- The Washington Times - Sunday, December 15, 2002

Fighting in World War I ended with the Armistice of November, 1918 when Germany effectively surrendered to France, Britain and the United States. But a peace treaty had yet to be concluded. Within only two months the victors' principal political figures began meeting and the Paris Peace Conference had begun. The story of this Conference is an oft-told tale, but almost always focused upon the Treaty of Versailles with Germany. But actually the treaty with Germany was by no means the only job that the victors undertook. In fact, they set out to do nothing less than to reorder a very large portion of the world. In "Paris: 1919," Margaret MacMillan tells how the Allies tried to accomplish all of this and that is what makes the book unique and so valuable.
The principal persons at the Paris Peace Conference included Georges Clemenceau, the misanthropic premier of France; David Lloyd George, the clever and mercurial prime minister of Britain; and Woodrow Wilson, the idealistic United States president. There were others to be sure, Vittorio Orlando, premier of Italy and also some Japanese who occupied subordinate political positions and who abandoned meeting with the others. But these latter only brought aggravation, not solutions, to the table. It was Clemenceau, Lloyd George and Wilson who did the work and made the final decisions.
Think of it. The victors undertook to write a peace treaty with Germany but also to do the same with their other wartime enemies Bulgaria, Austria, Hungary, and the Ottoman Empire. They set about redrawing the borders of all of the defeated nations and took on the task of creating, or at least supervising, a half-dozen entirely new nations in eastern Europe, many of which almost instantly commenced making war on their neighbors over disputed territories.
The Peace Conference restructured the Balkans, invented Yugoslavia, created five new Middle Eastern nations and put Conference selected figures on most of their thrones, and re-distributed many of the African colonies. The victors created the League of Nations, staved off Bolshevism, and arranged for the feeding of starving Europe. At the same time they had to demobilize their armies and, except for the United States, deal with their own nations' near-bankruptcies induced by the enormous cost of the war.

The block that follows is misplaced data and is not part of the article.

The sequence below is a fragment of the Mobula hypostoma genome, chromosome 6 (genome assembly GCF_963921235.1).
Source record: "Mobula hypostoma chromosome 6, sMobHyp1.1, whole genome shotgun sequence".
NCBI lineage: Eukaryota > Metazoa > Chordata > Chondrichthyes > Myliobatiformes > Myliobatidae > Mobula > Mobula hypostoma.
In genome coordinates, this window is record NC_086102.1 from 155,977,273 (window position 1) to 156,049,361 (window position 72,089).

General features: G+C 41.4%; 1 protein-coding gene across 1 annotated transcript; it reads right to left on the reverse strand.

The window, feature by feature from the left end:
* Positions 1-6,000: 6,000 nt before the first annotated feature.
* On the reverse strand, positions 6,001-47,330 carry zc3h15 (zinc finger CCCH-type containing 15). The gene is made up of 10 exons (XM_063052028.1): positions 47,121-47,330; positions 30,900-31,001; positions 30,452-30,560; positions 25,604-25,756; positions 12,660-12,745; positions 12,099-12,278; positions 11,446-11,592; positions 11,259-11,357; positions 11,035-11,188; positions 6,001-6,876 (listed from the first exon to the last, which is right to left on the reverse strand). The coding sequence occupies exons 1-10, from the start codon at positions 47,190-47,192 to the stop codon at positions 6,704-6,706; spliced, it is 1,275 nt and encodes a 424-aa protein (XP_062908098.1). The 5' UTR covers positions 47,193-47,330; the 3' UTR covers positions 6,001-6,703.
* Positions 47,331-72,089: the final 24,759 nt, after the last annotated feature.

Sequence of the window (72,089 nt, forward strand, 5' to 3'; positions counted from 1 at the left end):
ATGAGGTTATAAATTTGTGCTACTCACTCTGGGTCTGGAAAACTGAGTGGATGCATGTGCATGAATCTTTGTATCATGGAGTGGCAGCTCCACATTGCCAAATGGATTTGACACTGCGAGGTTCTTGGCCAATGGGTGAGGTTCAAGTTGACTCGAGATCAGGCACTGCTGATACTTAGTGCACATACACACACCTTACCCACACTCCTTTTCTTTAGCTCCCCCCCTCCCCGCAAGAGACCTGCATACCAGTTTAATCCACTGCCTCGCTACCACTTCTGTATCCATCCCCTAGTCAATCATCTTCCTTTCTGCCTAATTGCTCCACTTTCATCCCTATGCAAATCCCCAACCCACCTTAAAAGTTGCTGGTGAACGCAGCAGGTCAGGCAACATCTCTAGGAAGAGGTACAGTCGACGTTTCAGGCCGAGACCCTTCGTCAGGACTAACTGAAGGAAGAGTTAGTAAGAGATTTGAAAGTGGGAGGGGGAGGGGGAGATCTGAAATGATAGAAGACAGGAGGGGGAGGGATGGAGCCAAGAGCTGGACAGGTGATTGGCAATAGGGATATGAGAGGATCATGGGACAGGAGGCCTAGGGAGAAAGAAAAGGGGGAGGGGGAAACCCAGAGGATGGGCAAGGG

How the victors dealt with all of this is the subject of the book, and the author handles this vast subject superbly. For many years it has been commonplace to view the Paris Peace Conference as an almost unalloyed failure. It was, supposedly, a tale of greed and incompetence which made World War II inevitable and which spawned many other troubles which still continue to surface. But Margaret MacMillan brings new insights to the Conference and its principals. The author's revisionist view of the Treaty of Versailles is an example of her thinking. And she makes a very strong case.
In October, 1918 Germany asked the Allies for an armistice in order for a peace treaty to be concluded. She accepted "as the basis for negotiations the program laid down by the President of the United States." This program was understood to be Wilson's famous "Fourteen Points." In November the armistice was signed. Under its terms the Germans were required to retreat and to partially disarm to the point where it was made impossible for them to resume warfare.
After many months and many internal wrangles the victors drafted a treaty under which Germany was required to forfeit about 10 percent of its territory together with their populations and to hold plebiscites to determine the future of considerable additional territory. The German army was to be reduced to a mere 100,000 men.
Only a tiny navy and no air force at all was allowed. Germany's colonies were all to be stripped from her and the German Rhineland demilitarized. Germany was required to admit guilt for starting the war and to try in its courts or hand over to the Allies all "war criminals" as selected by the victors. Germany had also to make payment (reparations) for the Allied war costs and damages with such charges to be determined by an Allied commission.
Once the treaty was ready it was handed to the Germans who were given a few weeks to make written "observations". The Germans promptly produced a series of notes protesting the almost all of the provisions of the treaty but the Allies declined to alter it in any significant way. To say that the German nation was shocked, horrified, and outraged by the treaty is a massive understatement.